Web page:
Abstract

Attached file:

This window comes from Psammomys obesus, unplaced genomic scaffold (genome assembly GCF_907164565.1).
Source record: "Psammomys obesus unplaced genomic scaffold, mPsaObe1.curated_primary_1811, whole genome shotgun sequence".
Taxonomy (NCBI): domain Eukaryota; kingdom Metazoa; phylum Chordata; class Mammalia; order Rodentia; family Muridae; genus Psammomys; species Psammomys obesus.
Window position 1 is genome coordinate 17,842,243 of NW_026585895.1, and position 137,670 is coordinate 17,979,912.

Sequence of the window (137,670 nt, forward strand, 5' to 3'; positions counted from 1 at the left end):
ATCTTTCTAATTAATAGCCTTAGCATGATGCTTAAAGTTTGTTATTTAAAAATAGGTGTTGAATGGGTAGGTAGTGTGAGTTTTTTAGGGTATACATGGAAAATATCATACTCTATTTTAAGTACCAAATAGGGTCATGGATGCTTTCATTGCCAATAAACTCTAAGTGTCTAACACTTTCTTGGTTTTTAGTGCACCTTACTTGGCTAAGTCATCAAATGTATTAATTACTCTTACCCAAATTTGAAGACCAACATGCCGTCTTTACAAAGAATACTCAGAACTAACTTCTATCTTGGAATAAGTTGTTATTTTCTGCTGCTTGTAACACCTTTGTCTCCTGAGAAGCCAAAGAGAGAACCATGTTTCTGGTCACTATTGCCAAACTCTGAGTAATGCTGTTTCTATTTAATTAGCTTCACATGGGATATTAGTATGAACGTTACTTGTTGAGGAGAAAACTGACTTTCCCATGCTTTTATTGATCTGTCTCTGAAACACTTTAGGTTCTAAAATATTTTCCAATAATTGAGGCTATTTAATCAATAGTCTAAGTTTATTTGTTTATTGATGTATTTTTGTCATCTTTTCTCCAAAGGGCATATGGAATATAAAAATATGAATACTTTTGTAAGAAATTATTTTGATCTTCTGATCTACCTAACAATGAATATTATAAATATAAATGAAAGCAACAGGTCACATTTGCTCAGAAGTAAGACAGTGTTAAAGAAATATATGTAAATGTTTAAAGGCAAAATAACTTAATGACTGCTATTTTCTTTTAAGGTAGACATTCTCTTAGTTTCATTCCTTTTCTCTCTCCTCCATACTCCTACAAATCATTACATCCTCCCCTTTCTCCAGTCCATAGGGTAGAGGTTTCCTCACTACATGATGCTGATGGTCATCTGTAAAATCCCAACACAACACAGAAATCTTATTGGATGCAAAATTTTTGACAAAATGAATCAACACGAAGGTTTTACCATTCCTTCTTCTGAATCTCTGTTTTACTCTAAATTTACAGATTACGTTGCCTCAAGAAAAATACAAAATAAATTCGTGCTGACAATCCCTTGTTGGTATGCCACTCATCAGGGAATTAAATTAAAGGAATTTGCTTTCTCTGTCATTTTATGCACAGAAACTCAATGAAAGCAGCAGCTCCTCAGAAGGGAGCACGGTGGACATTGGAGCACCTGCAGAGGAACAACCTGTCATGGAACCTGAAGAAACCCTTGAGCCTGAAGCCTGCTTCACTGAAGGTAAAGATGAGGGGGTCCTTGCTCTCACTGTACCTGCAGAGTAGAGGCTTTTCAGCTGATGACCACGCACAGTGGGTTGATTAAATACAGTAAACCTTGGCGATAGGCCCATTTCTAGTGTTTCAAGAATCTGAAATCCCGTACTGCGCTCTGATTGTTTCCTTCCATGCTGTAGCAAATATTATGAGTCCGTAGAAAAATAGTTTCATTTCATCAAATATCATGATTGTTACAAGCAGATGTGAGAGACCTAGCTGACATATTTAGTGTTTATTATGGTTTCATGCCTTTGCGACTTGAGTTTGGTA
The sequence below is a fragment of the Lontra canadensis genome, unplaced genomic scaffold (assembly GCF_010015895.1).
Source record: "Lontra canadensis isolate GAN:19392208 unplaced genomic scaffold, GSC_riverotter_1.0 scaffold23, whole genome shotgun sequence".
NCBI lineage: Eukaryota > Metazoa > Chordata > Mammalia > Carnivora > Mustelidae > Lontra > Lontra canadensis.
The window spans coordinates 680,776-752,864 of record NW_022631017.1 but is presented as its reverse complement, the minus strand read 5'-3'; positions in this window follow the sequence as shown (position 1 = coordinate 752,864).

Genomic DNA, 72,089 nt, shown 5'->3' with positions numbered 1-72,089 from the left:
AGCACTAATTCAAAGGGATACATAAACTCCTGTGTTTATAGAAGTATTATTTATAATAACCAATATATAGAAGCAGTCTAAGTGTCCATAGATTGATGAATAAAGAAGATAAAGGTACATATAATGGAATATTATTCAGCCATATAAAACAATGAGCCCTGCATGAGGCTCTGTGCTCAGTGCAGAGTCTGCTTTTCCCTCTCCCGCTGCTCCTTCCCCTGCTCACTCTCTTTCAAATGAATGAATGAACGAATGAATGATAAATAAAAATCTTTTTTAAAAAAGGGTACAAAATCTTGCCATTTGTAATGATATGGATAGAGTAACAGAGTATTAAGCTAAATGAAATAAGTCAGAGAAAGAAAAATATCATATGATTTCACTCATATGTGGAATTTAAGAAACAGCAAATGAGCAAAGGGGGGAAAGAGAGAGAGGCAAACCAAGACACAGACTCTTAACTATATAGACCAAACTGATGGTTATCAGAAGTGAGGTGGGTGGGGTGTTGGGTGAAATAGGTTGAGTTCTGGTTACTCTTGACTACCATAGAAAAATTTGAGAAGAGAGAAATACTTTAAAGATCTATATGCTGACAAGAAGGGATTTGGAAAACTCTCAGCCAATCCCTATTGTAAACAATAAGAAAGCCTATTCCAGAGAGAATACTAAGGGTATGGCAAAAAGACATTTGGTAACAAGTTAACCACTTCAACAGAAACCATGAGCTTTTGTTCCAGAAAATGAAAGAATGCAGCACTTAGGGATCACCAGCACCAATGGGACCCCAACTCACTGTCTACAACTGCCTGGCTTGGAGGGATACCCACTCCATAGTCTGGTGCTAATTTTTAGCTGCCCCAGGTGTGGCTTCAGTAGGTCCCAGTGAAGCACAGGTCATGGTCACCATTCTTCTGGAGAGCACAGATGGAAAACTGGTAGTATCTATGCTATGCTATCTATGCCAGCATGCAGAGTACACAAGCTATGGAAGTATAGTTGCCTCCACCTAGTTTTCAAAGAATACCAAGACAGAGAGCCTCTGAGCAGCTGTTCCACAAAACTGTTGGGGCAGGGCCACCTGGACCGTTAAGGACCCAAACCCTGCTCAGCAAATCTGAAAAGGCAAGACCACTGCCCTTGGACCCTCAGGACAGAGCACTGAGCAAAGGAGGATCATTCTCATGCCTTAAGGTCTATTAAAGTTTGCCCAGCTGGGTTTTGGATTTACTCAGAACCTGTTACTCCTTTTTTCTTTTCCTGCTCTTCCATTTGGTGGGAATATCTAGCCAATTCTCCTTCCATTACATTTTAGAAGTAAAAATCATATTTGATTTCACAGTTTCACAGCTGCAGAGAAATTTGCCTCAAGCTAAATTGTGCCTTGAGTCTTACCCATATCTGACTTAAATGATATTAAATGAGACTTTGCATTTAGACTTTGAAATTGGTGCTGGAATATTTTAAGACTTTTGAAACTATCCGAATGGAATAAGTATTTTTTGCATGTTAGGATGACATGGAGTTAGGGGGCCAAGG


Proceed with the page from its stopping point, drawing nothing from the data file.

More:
Disseminated pyrite-chalcopyrite mineralization of the porphyry copper type occurs in a porphyritic dacite (Dacite I)--one of three major phases of the igneous complex at Copper Hill. This dacite intrudes a quartz diorite and is intruded by a second porphyritic dacite (Dacite II).The mineralized dacite was a hornblende-plagioclase porphyry, texturally similar to other dacites found within the area. However, chlorite + sericite + pyrite + calcite + or - epidote alteration almost obliterates the porphyritic texture in some cases. Changes in the relative abundances of sericite, chlorite, and epidote reflect several distinct zones within the altered Dacite I as follows: an intensely sericitized core, a chlorite + calcite-rich zone, an epidote + calcite zone with much fresher plagioclase, and a peripheral zone with epidote, remnant magnetite, and occasional hornblende phenocrysts.Chlorite and sericite become increasingly Fe rich and plagioclase more calcic away from the core.The major chemical changes are decreases in Si, Al, and S, with increases in Fe, Mn, Mg, Ca, and water from the central sericitic zone through the chlorite to the epidote-calcite zone. K, Ba, and Rb are highest in the central zone, while Na, Sr, and Cu are highest in the chloride zone.Zonation also occurs in the sulfide mineral distributions. The central sericitic zone is mainly pyritic. The highest chalcopyrite contents occur in the surrounding chloritic envelope, the chalcopyrite/pyrite ratio then decreases outward. High Cu contents also occur in the margins of the intruded volcanics. Mo and Ag are associated with the two innermost zones. Pb, Zn, and some barite occur toward the boundaries of Dacite I.All these changes are envisaged as resulting from saline fluids which introduced K, S, CO 2 , Cu, Pb, Zn, and some Si, Fe, and Ca to the system and removed Na and Sr.

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